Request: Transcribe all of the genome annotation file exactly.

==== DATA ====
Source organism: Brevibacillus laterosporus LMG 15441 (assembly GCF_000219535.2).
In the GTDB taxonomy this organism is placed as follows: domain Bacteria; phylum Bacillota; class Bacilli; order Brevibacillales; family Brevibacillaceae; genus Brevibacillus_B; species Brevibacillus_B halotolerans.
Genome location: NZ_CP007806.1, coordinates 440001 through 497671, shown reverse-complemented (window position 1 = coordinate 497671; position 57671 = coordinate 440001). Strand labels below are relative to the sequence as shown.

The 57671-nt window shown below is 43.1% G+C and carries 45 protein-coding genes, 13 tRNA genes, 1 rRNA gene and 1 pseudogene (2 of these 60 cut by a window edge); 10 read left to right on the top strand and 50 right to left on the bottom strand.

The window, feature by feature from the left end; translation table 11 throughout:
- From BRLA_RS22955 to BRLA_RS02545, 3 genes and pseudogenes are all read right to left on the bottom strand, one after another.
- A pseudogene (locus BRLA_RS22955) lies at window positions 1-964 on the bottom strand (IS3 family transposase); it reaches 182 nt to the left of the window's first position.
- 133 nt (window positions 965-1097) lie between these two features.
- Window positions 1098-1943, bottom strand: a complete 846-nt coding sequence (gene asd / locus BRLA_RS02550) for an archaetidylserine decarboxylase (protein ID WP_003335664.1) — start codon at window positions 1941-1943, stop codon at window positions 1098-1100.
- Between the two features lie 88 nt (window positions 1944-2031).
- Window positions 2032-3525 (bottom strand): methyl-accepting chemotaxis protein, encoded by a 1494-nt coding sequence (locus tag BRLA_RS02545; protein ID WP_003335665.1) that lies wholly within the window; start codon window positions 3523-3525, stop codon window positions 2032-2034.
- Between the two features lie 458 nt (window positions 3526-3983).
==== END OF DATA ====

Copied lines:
Source organism: Brevibacillus laterosporus LMG 15441 (assembly GCF_000219535.2).
In the GTDB taxonomy this organism is placed as follows: domain Bacteria; phylum Bacillota; class Bacilli; order Brevibacillales; family Brevibacillaceae; genus Brevibacillus_B; species Brevibacillus_B halotolerans.
Genome location: NZ_CP007806.1, coordinates 440001 through 497671, shown reverse-complemented (window position 1 = coordinate 497671; position 57671 = coordinate 440001). Strand labels below are relative to the sequence as shown.

The 57671-nt window shown below is 43.1% G+C and carries 45 protein-coding genes, 13 tRNA genes, 1 rRNA gene and 1 pseudogene (2 of these 60 cut by a window edge); 10 read left to right on the top strand and 50 right to left on the bottom strand.

The window, feature by feature from the left end; translation table 11 throughout:
- From BRLA_RS22955 to BRLA_RS02545, 3 genes and pseudogenes are all read right to left on the bottom strand, one after another.
- A pseudogene (locus BRLA_RS22955) lies at window positions 1-964 on the bottom strand (IS3 family transposase); it reaches 182 nt to the left of the window's first position.
- 133 nt (window positions 965-1097) lie between these two features.
- Window positions 1098-1943, bottom strand: a complete 846-nt coding sequence (gene asd / locus BRLA_RS02550) for an archaetidylserine decarboxylase (protein ID WP_003335664.1) — start codon at window positions 1941-1943, stop codon at window positions 1098-1100.
- Between the two features lie 88 nt (window positions 1944-2031).
- Window positions 2032-3525 (bottom strand): methyl-accepting chemotaxis protein, encoded by a 1494-nt coding sequence (locus tag BRLA_RS02545; protein ID WP_003335665.1) that lies wholly within the window; start codon window positions 3523-3525, stop codon window positions 2032-2034.
- Between the two features lie 458 nt (window positions 3526-3983).